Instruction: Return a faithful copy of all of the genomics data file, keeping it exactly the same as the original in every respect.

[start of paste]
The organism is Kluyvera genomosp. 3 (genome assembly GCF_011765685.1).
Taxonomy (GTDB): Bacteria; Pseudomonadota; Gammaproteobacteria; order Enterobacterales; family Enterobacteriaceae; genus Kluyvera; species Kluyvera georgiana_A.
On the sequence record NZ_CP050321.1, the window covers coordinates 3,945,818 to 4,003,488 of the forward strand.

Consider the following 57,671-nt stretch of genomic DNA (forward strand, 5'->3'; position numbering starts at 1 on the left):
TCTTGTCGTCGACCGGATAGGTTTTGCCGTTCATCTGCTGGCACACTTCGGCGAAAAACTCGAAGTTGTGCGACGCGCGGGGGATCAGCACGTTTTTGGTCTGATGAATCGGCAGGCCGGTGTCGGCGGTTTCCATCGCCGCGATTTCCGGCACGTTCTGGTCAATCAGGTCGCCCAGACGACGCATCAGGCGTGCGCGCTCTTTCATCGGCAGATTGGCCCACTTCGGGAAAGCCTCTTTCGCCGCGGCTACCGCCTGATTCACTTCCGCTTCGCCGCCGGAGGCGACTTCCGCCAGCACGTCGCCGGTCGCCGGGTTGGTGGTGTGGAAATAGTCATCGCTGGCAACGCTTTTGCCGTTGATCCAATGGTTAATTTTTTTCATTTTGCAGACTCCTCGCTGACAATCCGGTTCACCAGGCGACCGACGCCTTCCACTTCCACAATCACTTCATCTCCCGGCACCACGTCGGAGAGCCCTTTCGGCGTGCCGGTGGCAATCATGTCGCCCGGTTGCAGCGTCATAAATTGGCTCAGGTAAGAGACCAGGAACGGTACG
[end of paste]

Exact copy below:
The organism is Kluyvera genomosp. 3 (genome assembly GCF_011765685.1).
Taxonomy (GTDB): Bacteria; Pseudomonadota; Gammaproteobacteria; order Enterobacterales; family Enterobacteriaceae; genus Kluyvera; species Kluyvera georgiana_A.
On the sequence record NZ_CP050321.1, the window covers coordinates 3,945,818 to 4,003,488 of the forward strand.

Consider the following 57,671-nt stretch of genomic DNA (forward strand, 5'->3'; position numbering starts at 1 on the left):
TCTTGTCGTCGACCGGATAGGTTTTGCCGTTCATCTGCTGGCACACTTCGGCGAAAAACTCGAAGTTGTGCGACGCGCGGGGGATCAGCACGTTTTTGGTCTGATGAATCGGCAGGCCGGTGTCGGCGGTTTCCATCGCCGCGATTTCCGGCACGTTCTGGTCAATCAGGTCGCCCAGACGACGCATCAGGCGTGCGCGCTCTTTCATCGGCAGATTGGCCCACTTCGGGAAAGCCTCTTTCGCCGCGGCTACCGCCTGATTCACTTCCGCTTCGCCGCCGGAGGCGACTTCCGCCAGCACGTCGCCGGTCGCCGGGTTGGTGGTGTGGAAATAGTCATCGCTGGCAACGCTTTTGCCGTTGATCCAATGGTTAATTTTTTTCATTTTGCAGACTCCTCGCTGACAATCCGGTTCACCAGGCGACCGACGCCTTCCACTTCCACAATCACTTCATCTCCCGGCACCACGTCGGAGAGCCCTTTCGGCGTGCCGGTGGCAATCATGTCGCCCGGTTGCAGCGTCATAAATTGGCTCAGGTAAGAGACCAGGAACGGTACG